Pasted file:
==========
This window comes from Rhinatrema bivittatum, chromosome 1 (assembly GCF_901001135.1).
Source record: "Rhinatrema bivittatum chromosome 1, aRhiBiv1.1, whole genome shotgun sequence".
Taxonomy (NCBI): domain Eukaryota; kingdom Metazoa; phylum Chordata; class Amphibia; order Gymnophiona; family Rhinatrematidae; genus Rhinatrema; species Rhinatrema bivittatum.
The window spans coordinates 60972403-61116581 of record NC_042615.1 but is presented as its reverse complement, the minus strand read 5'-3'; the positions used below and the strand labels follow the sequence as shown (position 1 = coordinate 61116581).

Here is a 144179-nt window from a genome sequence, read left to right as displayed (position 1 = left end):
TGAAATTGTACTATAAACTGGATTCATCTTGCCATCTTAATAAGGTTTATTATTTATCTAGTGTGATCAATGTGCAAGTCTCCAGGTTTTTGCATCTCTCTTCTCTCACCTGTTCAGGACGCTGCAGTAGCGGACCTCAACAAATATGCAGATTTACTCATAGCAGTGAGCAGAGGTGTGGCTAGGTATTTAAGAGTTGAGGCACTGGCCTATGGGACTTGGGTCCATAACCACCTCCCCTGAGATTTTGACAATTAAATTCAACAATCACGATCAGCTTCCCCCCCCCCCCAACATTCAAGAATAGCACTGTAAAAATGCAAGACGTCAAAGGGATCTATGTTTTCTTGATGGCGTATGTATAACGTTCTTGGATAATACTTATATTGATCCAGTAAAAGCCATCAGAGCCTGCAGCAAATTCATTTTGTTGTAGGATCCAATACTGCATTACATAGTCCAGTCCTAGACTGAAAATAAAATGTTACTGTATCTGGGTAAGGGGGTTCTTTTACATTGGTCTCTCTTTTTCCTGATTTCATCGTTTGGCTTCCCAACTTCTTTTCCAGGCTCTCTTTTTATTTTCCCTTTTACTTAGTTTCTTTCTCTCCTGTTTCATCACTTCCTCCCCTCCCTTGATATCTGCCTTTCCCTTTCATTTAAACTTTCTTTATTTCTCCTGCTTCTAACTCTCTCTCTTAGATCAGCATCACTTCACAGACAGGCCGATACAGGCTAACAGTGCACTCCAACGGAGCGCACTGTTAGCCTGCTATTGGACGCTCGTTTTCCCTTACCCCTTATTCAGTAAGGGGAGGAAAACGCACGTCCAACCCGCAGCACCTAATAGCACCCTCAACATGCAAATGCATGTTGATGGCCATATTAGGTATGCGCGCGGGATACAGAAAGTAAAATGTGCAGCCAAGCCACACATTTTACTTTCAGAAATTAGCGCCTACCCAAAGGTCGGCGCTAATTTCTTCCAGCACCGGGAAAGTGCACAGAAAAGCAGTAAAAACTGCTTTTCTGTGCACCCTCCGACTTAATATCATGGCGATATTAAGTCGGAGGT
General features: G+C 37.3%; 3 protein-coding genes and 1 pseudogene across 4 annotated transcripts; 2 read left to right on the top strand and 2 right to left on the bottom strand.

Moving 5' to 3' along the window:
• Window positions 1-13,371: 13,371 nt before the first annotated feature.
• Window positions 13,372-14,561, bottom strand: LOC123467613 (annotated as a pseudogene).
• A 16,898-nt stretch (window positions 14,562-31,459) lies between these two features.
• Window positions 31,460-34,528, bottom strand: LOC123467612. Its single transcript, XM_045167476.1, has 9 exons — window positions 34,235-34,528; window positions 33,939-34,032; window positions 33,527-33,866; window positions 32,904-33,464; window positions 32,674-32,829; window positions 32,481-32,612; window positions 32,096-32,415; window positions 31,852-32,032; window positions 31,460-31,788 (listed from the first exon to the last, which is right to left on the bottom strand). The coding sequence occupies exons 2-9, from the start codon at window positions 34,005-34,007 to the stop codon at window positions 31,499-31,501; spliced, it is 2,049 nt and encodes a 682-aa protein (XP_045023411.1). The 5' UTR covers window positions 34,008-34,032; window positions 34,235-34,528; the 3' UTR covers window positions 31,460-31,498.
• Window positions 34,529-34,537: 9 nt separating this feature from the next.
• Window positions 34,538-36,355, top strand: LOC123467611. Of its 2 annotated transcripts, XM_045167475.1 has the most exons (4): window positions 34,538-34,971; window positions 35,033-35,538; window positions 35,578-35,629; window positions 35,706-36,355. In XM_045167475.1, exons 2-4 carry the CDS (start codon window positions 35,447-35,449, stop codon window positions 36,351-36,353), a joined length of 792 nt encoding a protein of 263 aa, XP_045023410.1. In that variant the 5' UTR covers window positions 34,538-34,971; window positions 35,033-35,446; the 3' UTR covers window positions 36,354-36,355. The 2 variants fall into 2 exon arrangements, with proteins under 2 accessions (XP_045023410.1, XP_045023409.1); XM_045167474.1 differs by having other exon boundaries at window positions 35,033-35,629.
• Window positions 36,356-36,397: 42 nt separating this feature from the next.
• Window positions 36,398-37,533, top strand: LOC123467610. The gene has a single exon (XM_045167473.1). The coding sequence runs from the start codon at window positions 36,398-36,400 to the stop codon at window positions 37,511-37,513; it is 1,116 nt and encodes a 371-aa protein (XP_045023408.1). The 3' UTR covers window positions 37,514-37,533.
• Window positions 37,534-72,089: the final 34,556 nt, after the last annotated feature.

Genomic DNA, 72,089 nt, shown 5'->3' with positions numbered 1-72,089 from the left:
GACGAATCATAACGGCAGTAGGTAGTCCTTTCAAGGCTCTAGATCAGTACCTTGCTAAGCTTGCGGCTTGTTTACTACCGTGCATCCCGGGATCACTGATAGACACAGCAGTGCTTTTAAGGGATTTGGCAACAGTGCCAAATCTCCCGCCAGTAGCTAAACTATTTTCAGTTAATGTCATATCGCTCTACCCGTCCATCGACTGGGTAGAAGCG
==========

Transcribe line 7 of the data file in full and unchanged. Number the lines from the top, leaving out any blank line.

General features: G+C 37.3%; 3 protein-coding genes and 1 pseudogene across 4 annotated transcripts; 2 read left to right on the top strand and 2 right to left on the bottom strand.